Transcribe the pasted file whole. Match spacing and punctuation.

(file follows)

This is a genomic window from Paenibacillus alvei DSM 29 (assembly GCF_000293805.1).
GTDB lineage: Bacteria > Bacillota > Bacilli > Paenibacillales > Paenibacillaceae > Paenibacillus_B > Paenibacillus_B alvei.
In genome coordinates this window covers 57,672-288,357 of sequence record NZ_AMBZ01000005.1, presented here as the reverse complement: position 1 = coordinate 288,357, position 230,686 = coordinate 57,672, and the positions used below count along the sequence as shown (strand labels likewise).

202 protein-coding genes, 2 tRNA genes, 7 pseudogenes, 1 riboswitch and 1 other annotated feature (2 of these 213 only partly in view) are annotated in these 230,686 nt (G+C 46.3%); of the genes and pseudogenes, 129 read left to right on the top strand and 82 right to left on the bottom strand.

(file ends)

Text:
This is a genomic window from Paenibacillus alvei DSM 29 (assembly GCF_000293805.1).
GTDB lineage: Bacteria > Bacillota > Bacilli > Paenibacillales > Paenibacillaceae > Paenibacillus_B > Paenibacillus_B alvei.
In genome coordinates this window covers 57,672-288,357 of sequence record NZ_AMBZ01000005.1, presented here as the reverse complement: position 1 = coordinate 288,357, position 230,686 = coordinate 57,672, and the positions used below count along the sequence as shown (strand labels likewise).

202 protein-coding genes, 2 tRNA genes, 7 pseudogenes, 1 riboswitch and 1 other annotated feature (2 of these 213 only partly in view) are annotated in these 230,686 nt (G+C 46.3%); of the genes and pseudogenes, 129 read left to right on the top strand and 82 right to left on the bottom strand.